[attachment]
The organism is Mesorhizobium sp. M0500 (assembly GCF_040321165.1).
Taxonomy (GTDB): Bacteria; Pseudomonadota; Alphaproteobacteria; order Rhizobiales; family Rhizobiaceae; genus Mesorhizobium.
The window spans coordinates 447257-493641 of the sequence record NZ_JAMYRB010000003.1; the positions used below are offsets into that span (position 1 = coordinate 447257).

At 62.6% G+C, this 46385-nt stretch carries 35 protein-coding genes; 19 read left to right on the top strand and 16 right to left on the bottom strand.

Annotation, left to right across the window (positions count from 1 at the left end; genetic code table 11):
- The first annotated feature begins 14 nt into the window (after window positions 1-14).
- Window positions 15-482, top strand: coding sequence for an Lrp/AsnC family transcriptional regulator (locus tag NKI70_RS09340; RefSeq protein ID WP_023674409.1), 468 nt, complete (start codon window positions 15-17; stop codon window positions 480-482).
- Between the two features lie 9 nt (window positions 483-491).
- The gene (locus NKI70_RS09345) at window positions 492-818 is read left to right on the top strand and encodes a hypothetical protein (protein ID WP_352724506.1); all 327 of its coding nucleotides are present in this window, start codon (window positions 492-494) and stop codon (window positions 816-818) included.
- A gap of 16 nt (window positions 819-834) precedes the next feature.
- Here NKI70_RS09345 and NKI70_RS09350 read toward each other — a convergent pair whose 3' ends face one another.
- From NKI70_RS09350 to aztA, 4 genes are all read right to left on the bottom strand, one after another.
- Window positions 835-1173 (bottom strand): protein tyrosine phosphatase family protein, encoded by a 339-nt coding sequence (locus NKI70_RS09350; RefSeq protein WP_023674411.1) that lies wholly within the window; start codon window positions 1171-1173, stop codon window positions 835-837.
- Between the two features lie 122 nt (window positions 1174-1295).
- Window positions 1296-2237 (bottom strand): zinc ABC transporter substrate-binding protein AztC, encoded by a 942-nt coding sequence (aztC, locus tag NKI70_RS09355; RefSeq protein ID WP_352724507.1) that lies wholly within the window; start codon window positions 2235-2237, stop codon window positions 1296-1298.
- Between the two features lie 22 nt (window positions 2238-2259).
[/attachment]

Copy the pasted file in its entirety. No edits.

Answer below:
The organism is Mesorhizobium sp. M0500 (assembly GCF_040321165.1).
Taxonomy (GTDB): Bacteria; Pseudomonadota; Alphaproteobacteria; order Rhizobiales; family Rhizobiaceae; genus Mesorhizobium.
The window spans coordinates 447257-493641 of the sequence record NZ_JAMYRB010000003.1; the positions used below are offsets into that span (position 1 = coordinate 447257).

At 62.6% G+C, this 46385-nt stretch carries 35 protein-coding genes; 19 read left to right on the top strand and 16 right to left on the bottom strand.

Annotation, left to right across the window (positions count from 1 at the left end; genetic code table 11):
- The first annotated feature begins 14 nt into the window (after window positions 1-14).
- Window positions 15-482, top strand: coding sequence for an Lrp/AsnC family transcriptional regulator (locus tag NKI70_RS09340; RefSeq protein ID WP_023674409.1), 468 nt, complete (start codon window positions 15-17; stop codon window positions 480-482).
- Between the two features lie 9 nt (window positions 483-491).
- The gene (locus NKI70_RS09345) at window positions 492-818 is read left to right on the top strand and encodes a hypothetical protein (protein ID WP_352724506.1); all 327 of its coding nucleotides are present in this window, start codon (window positions 492-494) and stop codon (window positions 816-818) included.
- A gap of 16 nt (window positions 819-834) precedes the next feature.
- Here NKI70_RS09345 and NKI70_RS09350 read toward each other — a convergent pair whose 3' ends face one another.
- From NKI70_RS09350 to aztA, 4 genes are all read right to left on the bottom strand, one after another.
- Window positions 835-1173 (bottom strand): protein tyrosine phosphatase family protein, encoded by a 339-nt coding sequence (locus NKI70_RS09350; RefSeq protein WP_023674411.1) that lies wholly within the window; start codon window positions 1171-1173, stop codon window positions 835-837.
- Between the two features lie 122 nt (window positions 1174-1295).
- Window positions 1296-2237 (bottom strand): zinc ABC transporter substrate-binding protein AztC, encoded by a 942-nt coding sequence (aztC, locus tag NKI70_RS09355; RefSeq protein ID WP_352724507.1) that lies wholly within the window; start codon window positions 2235-2237, stop codon window positions 1296-1298.
- Between the two features lie 22 nt (window positions 2238-2259).